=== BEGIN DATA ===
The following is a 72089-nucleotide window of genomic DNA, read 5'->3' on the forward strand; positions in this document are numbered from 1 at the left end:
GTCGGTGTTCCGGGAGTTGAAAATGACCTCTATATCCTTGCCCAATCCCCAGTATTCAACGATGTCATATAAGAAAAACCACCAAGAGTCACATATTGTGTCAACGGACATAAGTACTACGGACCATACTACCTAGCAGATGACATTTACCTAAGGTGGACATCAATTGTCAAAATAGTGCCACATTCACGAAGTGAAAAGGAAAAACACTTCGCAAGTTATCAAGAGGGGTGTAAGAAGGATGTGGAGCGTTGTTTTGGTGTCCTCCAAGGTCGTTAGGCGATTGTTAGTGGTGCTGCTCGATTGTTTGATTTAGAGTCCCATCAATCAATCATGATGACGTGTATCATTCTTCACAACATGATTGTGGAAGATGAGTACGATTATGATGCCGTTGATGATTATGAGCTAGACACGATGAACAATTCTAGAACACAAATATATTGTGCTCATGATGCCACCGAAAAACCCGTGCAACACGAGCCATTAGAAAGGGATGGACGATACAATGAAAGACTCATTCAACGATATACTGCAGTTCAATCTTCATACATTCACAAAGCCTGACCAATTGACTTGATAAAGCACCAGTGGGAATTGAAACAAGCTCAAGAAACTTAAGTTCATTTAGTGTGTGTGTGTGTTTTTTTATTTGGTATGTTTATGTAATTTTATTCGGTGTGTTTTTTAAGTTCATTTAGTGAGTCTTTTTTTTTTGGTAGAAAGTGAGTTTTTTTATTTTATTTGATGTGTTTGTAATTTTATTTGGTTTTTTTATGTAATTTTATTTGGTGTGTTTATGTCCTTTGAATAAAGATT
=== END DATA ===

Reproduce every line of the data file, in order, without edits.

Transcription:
The following is a 72089-nucleotide window of genomic DNA, read 5'->3' on the forward strand; positions in this document are numbered from 1 at the left end:
GTCGGTGTTCCGGGAGTTGAAAATGACCTCTATATCCTTGCCCAATCCCCAGTATTCAACGATGTCATATAAGAAAAACCACCAAGAGTCACATATTGTGTCAACGGACATAAGTACTACGGACCATACTACCTAGCAGATGACATTTACCTAAGGTGGACATCAATTGTCAAAATAGTGCCACATTCACGAAGTGAAAAGGAAAAACACTTCGCAAGTTATCAAGAGGGGTGTAAGAAGGATGTGGAGCGTTGTTTTGGTGTCCTCCAAGGTCGTTAGGCGATTGTTAGTGGTGCTGCTCGATTGTTTGATTTAGAGTCCCATCAATCAATCATGATGACGTGTATCATTCTTCACAACATGATTGTGGAAGATGAGTACGATTATGATGCCGTTGATGATTATGAGCTAGACACGATGAACAATTCTAGAACACAAATATATTGTGCTCATGATGCCACCGAAAAACCCGTGCAACACGAGCCATTAGAAAGGGATGGACGATACAATGAAAGACTCATTCAACGATATACTGCAGTTCAATCTTCATACATTCACAAAGCCTGACCAATTGACTTGATAAAGCACCAGTGGGAATTGAAACAAGCTCAAGAAACTTAAGTTCATTTAGTGTGTGTGTGTGTTTTTTTATTTGGTATGTTTATGTAATTTTATTCGGTGTGTTTTTTAAGTTCATTTAGTGAGTCTTTTTTTTTTGGTAGAAAGTGAGTTTTTTTATTTTATTTGATGTGTTTGTAATTTTATTTGGTTTTTTTATGTAATTTTATTTGGTGTGTTTATGTCCTTTGAATAAAGATT